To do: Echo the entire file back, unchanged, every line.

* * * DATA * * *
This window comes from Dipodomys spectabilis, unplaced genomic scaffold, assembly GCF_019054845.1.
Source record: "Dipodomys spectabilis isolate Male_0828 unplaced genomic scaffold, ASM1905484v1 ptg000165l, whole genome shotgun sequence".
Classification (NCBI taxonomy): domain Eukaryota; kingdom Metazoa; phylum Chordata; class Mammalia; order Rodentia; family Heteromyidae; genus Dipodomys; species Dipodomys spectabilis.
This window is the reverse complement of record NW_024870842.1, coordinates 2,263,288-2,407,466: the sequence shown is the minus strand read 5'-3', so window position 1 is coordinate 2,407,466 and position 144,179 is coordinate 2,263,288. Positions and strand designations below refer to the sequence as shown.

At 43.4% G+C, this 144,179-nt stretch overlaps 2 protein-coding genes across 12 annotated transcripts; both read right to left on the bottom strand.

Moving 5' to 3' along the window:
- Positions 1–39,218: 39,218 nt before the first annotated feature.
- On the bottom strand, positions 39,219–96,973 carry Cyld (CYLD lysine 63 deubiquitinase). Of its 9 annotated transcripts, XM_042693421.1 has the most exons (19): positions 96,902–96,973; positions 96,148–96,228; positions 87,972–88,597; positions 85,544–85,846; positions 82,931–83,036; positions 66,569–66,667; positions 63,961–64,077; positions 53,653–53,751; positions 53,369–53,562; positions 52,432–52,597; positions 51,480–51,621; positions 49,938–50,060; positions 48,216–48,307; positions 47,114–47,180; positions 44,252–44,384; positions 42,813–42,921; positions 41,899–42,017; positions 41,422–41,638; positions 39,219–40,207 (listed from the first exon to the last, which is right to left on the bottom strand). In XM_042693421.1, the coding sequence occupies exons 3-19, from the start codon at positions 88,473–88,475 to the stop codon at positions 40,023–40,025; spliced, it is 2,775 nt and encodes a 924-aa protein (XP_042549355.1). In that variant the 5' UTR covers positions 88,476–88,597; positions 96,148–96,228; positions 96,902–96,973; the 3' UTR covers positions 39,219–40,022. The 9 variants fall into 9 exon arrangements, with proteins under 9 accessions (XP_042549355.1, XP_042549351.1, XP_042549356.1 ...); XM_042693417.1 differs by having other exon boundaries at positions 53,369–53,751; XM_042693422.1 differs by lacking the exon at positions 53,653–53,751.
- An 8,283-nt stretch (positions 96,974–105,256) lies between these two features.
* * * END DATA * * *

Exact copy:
This window comes from Dipodomys spectabilis, unplaced genomic scaffold, assembly GCF_019054845.1.
Source record: "Dipodomys spectabilis isolate Male_0828 unplaced genomic scaffold, ASM1905484v1 ptg000165l, whole genome shotgun sequence".
Classification (NCBI taxonomy): domain Eukaryota; kingdom Metazoa; phylum Chordata; class Mammalia; order Rodentia; family Heteromyidae; genus Dipodomys; species Dipodomys spectabilis.
This window is the reverse complement of record NW_024870842.1, coordinates 2,263,288-2,407,466: the sequence shown is the minus strand read 5'-3', so window position 1 is coordinate 2,407,466 and position 144,179 is coordinate 2,263,288. Positions and strand designations below refer to the sequence as shown.

At 43.4% G+C, this 144,179-nt stretch overlaps 2 protein-coding genes across 12 annotated transcripts; both read right to left on the bottom strand.

Moving 5' to 3' along the window:
- Positions 1–39,218: 39,218 nt before the first annotated feature.
- On the bottom strand, positions 39,219–96,973 carry Cyld (CYLD lysine 63 deubiquitinase). Of its 9 annotated transcripts, XM_042693421.1 has the most exons (19): positions 96,902–96,973; positions 96,148–96,228; positions 87,972–88,597; positions 85,544–85,846; positions 82,931–83,036; positions 66,569–66,667; positions 63,961–64,077; positions 53,653–53,751; positions 53,369–53,562; positions 52,432–52,597; positions 51,480–51,621; positions 49,938–50,060; positions 48,216–48,307; positions 47,114–47,180; positions 44,252–44,384; positions 42,813–42,921; positions 41,899–42,017; positions 41,422–41,638; positions 39,219–40,207 (listed from the first exon to the last, which is right to left on the bottom strand). In XM_042693421.1, the coding sequence occupies exons 3-19, from the start codon at positions 88,473–88,475 to the stop codon at positions 40,023–40,025; spliced, it is 2,775 nt and encodes a 924-aa protein (XP_042549355.1). In that variant the 5' UTR covers positions 88,476–88,597; positions 96,148–96,228; positions 96,902–96,973; the 3' UTR covers positions 39,219–40,022. The 9 variants fall into 9 exon arrangements, with proteins under 9 accessions (XP_042549355.1, XP_042549351.1, XP_042549356.1 ...); XM_042693417.1 differs by having other exon boundaries at positions 53,369–53,751; XM_042693422.1 differs by lacking the exon at positions 53,653–53,751.
- An 8,283-nt stretch (positions 96,974–105,256) lies between these two features.